Commercial properties close to the ski resorts on the other hand, merit the attention of our investors looking to develop. Their business strategy often involves adding western touches to Japanese-style accommodation facilities, and remarketing them as boutique lodges. 3. Avoiding legal pitfalls We guide our clients through the legal procedures of acquiring a property, and outline the documentation that must be provided for a successful application. By knowing the process inside out, we eliminate any unwanted stresses that may arise later as a result of inconsistencies in the application. 4. Asset Maintenance It can be hard to reach a firm decision if you’re unsure about how to maintain your property during long periods away – and considering the potentially devastating effect of excessive snow accumulation in Hakuba, this is not something to be taken lightly. Fortunately, we have a network of reputable property managers who are more than capable of solving this problem.
Sakura Real Estate, your first choice in Hakuba.
Established in 1984, Sakura Real Estate is here to help with all your property and investment needs in Hakuba, and keep your life stress-free. Our team of 6369-5 Hokujo, Hakuba, Kita-azumi, Nagano professionals is committed to giving you thorough support with detailed knowledge, a strong bond of mutual trust with the local community, and the expertise of our fully qualified chief trader of real estate, who is fluent in English. Please don't hesitate to contact us at any time for personal assistance when you relocate, invest or develop in Hakuba. Licensed by Governor of Nagano (6) No. 3560
Sakura Real Estate Sales Direct +81-(0)261-72-6133 Email firstname.lastname@example.org
We are right in front of JR Hakuba Station.
We are open 7 days a week from 9am - 5pm and can also meet you outside business hours by appointment. Feel free to drop into our office next time you are in Hakuba.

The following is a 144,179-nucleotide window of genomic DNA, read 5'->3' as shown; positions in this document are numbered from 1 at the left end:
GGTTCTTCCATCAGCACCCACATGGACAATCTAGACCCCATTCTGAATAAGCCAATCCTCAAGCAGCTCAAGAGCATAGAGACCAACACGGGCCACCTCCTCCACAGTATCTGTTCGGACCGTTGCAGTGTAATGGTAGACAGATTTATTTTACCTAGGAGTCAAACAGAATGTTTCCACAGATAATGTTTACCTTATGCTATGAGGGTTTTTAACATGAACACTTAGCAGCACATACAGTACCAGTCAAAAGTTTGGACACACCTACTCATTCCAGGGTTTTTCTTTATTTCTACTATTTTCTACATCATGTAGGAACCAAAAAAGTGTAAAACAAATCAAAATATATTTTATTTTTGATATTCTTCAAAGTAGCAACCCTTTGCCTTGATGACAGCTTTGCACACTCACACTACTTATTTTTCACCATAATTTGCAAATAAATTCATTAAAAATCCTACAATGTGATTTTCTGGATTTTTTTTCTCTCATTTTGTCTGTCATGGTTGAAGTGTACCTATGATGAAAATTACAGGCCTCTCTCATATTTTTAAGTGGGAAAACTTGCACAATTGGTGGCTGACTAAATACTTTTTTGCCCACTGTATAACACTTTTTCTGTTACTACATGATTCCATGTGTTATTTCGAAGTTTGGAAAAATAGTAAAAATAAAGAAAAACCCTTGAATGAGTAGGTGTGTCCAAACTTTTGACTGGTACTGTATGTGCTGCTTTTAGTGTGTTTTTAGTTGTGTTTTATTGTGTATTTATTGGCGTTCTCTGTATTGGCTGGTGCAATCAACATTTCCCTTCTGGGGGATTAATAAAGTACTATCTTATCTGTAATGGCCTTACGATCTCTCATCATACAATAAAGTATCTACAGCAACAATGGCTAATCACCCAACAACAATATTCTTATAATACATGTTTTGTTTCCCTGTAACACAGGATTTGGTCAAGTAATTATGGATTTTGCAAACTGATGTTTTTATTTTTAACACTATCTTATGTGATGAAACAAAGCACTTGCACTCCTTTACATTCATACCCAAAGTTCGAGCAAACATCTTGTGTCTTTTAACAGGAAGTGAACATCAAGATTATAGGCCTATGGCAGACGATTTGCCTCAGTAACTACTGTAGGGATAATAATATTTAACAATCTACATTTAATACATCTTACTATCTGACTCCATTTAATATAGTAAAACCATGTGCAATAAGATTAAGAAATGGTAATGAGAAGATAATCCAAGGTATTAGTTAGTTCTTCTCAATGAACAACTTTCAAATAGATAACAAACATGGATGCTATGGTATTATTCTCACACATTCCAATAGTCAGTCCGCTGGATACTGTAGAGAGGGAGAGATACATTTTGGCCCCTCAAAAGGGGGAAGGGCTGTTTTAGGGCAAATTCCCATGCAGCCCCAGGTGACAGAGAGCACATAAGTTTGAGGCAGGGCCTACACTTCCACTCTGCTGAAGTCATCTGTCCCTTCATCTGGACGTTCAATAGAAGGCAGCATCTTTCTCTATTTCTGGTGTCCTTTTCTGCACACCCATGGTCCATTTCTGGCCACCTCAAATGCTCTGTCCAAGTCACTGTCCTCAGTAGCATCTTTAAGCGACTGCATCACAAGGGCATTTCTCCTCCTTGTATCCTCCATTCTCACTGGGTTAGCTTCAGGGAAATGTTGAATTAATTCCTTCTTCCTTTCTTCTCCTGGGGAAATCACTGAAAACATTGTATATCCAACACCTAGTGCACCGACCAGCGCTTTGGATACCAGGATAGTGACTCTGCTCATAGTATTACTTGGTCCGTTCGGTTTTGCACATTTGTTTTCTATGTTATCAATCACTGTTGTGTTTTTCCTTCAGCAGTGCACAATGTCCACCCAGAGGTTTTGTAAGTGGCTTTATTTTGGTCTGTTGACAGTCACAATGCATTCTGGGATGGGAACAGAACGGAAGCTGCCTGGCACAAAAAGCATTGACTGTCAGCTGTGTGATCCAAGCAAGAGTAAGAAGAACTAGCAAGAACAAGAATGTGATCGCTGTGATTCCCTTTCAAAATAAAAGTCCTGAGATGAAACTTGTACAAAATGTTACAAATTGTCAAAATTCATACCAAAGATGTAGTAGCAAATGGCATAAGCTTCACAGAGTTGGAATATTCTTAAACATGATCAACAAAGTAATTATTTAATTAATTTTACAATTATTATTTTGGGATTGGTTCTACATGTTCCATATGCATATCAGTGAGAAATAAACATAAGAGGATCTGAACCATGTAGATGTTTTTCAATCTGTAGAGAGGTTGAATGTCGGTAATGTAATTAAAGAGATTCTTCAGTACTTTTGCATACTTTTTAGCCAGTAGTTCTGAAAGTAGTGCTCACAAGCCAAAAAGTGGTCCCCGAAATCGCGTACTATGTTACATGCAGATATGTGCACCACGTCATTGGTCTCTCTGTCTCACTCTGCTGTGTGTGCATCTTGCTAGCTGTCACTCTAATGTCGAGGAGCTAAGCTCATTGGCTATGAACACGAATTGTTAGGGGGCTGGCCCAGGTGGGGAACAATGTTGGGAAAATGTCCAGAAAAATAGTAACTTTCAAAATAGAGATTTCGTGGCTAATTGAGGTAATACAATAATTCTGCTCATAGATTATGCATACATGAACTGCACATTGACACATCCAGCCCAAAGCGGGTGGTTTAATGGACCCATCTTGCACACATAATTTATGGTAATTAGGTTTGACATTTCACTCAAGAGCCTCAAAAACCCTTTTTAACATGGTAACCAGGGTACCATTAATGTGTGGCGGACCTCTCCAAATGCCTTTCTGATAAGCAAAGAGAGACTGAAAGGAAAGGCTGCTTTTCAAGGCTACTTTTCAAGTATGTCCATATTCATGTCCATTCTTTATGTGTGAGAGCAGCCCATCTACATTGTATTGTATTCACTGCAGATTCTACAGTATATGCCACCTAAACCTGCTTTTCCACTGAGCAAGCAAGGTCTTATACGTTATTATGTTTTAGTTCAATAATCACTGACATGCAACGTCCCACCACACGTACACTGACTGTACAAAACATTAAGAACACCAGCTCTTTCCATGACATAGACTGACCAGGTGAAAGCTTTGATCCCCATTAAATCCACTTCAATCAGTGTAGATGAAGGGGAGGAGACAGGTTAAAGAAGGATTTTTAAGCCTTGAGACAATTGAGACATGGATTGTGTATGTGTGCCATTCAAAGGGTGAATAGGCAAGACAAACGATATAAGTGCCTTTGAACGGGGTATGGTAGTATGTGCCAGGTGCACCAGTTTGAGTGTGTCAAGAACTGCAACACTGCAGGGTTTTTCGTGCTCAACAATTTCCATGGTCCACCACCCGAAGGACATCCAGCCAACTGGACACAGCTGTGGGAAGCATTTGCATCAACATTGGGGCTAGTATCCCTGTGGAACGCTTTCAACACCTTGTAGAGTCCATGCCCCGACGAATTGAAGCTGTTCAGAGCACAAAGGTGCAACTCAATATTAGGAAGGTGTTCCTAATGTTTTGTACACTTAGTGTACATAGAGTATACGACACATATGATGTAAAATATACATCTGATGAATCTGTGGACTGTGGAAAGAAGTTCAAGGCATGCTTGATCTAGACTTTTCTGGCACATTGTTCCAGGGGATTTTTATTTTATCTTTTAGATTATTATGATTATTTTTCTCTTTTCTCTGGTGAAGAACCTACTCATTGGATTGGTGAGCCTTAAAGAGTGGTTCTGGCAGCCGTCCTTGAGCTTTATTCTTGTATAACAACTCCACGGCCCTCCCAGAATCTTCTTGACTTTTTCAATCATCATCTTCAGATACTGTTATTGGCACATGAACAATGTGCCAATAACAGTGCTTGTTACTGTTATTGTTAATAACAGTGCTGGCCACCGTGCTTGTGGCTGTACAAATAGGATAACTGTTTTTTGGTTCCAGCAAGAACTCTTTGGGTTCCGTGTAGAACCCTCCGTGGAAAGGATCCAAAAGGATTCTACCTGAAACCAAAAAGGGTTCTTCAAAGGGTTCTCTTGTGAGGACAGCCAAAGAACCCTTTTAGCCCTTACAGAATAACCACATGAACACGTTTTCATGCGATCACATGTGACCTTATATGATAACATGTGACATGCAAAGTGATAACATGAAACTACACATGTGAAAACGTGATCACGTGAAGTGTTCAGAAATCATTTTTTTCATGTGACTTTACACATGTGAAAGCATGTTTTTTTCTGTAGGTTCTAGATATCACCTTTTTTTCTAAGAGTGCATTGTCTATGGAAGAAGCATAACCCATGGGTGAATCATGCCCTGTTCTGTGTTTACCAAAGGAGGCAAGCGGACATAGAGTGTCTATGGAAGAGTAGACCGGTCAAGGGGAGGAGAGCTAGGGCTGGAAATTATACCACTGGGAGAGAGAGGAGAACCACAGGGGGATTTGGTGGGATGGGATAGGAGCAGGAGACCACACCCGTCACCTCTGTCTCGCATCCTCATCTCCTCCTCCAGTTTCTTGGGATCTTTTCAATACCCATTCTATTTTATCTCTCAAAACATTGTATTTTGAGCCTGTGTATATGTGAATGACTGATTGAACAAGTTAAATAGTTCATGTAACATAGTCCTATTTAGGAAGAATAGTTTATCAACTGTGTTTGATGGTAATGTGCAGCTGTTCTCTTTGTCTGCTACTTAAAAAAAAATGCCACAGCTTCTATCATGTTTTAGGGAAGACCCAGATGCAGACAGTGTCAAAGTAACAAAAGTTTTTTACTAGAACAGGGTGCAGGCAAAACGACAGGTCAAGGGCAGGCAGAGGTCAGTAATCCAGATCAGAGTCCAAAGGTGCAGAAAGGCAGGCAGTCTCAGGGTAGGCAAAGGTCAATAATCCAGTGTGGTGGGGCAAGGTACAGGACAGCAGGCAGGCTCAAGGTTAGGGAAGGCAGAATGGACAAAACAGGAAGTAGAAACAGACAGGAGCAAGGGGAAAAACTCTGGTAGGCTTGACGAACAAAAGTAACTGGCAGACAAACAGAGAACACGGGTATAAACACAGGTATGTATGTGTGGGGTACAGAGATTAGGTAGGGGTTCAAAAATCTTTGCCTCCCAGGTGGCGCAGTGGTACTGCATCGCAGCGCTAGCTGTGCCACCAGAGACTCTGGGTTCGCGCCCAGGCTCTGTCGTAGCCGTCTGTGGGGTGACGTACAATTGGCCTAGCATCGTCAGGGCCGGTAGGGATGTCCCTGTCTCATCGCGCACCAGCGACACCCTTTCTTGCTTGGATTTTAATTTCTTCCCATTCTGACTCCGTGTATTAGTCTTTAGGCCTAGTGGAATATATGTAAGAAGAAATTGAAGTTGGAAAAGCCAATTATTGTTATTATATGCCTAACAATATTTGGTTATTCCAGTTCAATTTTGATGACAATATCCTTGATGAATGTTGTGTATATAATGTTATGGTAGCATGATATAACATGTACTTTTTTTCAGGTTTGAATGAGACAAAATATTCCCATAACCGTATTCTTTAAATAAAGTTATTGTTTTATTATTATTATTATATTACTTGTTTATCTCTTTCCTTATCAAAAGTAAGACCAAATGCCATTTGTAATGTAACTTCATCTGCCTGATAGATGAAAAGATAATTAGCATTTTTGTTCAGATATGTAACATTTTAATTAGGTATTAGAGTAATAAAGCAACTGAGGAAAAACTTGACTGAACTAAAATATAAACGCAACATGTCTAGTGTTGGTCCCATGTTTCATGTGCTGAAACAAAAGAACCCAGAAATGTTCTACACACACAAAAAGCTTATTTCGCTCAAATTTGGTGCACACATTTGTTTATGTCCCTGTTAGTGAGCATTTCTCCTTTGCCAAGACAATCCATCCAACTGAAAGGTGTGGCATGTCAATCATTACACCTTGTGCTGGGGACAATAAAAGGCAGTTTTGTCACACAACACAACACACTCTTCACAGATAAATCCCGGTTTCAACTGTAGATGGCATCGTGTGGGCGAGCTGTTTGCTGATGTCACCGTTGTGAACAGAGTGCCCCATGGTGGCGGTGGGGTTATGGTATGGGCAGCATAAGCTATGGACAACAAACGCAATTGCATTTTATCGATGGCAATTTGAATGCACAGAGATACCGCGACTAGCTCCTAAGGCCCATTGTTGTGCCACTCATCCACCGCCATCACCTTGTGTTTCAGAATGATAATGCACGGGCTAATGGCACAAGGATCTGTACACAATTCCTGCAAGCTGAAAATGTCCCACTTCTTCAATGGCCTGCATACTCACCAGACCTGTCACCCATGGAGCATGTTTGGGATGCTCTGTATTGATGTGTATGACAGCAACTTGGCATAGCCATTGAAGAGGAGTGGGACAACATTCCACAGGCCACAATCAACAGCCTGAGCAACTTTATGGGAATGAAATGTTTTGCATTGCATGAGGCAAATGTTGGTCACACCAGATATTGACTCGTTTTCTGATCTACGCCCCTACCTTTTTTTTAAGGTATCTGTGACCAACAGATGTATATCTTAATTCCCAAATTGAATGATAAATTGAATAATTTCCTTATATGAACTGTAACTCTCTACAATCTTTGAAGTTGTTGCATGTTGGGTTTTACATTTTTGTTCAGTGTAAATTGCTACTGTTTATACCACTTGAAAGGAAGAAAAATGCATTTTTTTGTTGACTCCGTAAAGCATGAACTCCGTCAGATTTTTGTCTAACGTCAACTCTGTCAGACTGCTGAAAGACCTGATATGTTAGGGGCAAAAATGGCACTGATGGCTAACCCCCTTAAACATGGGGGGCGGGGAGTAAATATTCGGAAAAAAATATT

The No. 1 town in the Northern Alps
O M A C H I A small alpine town in the south of Hakuba with a real grassroots community feel, Omachi keeps its visitors warm and entertained in winter with a combination of powder, festivals and… you guessed it – hot springs! Expect to be put through your paces skiing or boarding at the nearby Kashimayari Ski Resort no matter how experienced you are; it has some great courses running down from two different peaks, with a fun little terrain park, as well as night skiing and boarding. If simple is beautiful for you though, head to Jiigatake Ski Area or Yanaba Snow Park instead. Après ski, you can’t go wrong with a soak in the baths at Omachi Hot Spring Village, which fully capitalise on breathtaking vistas of the Northern Alps. The village has a combination of 17 dangerously comfortable inns and hotels – but before you cancel all other activities, let your hair down with the locals at their February Festival of Fireworks and Sound – and say cheers to Omachi!
OFF - SEASON When winter calls it a day around Omachi, it’s time to go exploring; the 3,000m peaks begin to radiate colour without their snow-wear on, crystal-clear lakes appear, and Japan’s biggest dam spouts forth a raging torrent fuelled by the melting Northern Alps. The sight of water pounding into the valley below the 186m high Kurobe Dam is an ode to the feats of modern engineering; somehow though, the 3.7km snow corridor open from A pril to June around Murodo seems more i m p r e s s i v e , o n ac c o u nt of t h e i n c r e d i b l e machinery used to burrow through and keep it looking like the side of a freshly-frosted, 20m high cake. These are just some of the highlights of the 90km long Tateyama-Kurobe Alpine Route just outside Omachi, which can be experienced on foot, trolley bus or cable car amidst beautiful splashes of colour from April to November.
City of Omachi Your number one base for exploring the Northern Alps
Omachi City Tourism Association Phone: 0261-22-0190 http://kanko-omachi.gr.jp/english/
2884-26 Tair a, Omachi City, Nagano, 398-0001 Phone: +81-(0)50-3786-0099 (8am-9pm) http://global.hoshinoresort.com/kai_alps/
80km of slopes. One king-size resort.
SHIG A KOGEN